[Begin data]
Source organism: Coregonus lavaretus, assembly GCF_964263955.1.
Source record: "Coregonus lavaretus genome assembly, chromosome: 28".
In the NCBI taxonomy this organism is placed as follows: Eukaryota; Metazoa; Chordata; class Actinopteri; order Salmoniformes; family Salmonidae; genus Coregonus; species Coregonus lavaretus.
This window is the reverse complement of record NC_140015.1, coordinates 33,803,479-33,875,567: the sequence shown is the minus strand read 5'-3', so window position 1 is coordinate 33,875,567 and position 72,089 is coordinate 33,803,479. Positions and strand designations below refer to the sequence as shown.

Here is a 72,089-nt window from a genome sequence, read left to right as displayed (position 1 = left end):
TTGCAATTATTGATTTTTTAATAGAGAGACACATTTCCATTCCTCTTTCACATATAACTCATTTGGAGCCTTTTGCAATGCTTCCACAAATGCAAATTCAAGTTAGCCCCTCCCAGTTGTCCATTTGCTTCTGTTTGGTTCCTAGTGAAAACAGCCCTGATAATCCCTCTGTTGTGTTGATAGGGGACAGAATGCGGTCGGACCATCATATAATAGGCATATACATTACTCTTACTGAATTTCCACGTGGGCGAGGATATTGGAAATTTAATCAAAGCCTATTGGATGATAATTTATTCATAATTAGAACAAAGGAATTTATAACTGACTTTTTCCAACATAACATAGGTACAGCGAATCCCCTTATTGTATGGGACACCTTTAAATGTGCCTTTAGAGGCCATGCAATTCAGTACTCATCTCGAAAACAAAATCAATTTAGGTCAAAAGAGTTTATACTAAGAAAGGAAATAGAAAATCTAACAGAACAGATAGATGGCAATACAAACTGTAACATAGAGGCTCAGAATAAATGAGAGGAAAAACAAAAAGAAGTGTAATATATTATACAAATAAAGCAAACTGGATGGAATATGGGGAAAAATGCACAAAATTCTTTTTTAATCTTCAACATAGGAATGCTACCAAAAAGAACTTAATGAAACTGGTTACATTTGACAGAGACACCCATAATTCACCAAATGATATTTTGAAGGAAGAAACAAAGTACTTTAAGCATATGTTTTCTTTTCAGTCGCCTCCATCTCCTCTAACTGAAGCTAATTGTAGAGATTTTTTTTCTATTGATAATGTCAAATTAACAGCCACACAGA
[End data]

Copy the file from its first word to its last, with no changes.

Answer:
Source organism: Coregonus lavaretus, assembly GCF_964263955.1.
Source record: "Coregonus lavaretus genome assembly, chromosome: 28".
In the NCBI taxonomy this organism is placed as follows: Eukaryota; Metazoa; Chordata; class Actinopteri; order Salmoniformes; family Salmonidae; genus Coregonus; species Coregonus lavaretus.
This window is the reverse complement of record NC_140015.1, coordinates 33,803,479-33,875,567: the sequence shown is the minus strand read 5'-3', so window position 1 is coordinate 33,875,567 and position 72,089 is coordinate 33,803,479. Positions and strand designations below refer to the sequence as shown.

Here is a 72,089-nt window from a genome sequence, read left to right as displayed (position 1 = left end):
TTGCAATTATTGATTTTTTAATAGAGAGACACATTTCCATTCCTCTTTCACATATAACTCATTTGGAGCCTTTTGCAATGCTTCCACAAATGCAAATTCAAGTTAGCCCCTCCCAGTTGTCCATTTGCTTCTGTTTGGTTCCTAGTGAAAACAGCCCTGATAATCCCTCTGTTGTGTTGATAGGGGACAGAATGCGGTCGGACCATCATATAATAGGCATATACATTACTCTTACTGAATTTCCACGTGGGCGAGGATATTGGAAATTTAATCAAAGCCTATTGGATGATAATTTATTCATAATTAGAACAAAGGAATTTATAACTGACTTTTTCCAACATAACATAGGTACAGCGAATCCCCTTATTGTATGGGACACCTTTAAATGTGCCTTTAGAGGCCATGCAATTCAGTACTCATCTCGAAAACAAAATCAATTTAGGTCAAAAGAGTTTATACTAAGAAAGGAAATAGAAAATCTAACAGAACAGATAGATGGCAATACAAACTGTAACATAGAGGCTCAGAATAAATGAGAGGAAAAACAAAAAGAAGTGTAATATATTATACAAATAAAGCAAACTGGATGGAATATGGGGAAAAATGCACAAAATTCTTTTTTAATCTTCAACATAGGAATGCTACCAAAAAGAACTTAATGAAACTGGTTACATTTGACAGAGACACCCATAATTCACCAAATGATATTTTGAAGGAAGAAACAAAGTACTTTAAGCATATGTTTTCTTTTCAGTCGCCTCCATCTCCTCTAACTGAAGCTAATTGTAGAGATTTTTTTTCTATTGATAATGTCAAATTAACAGCCACACAGA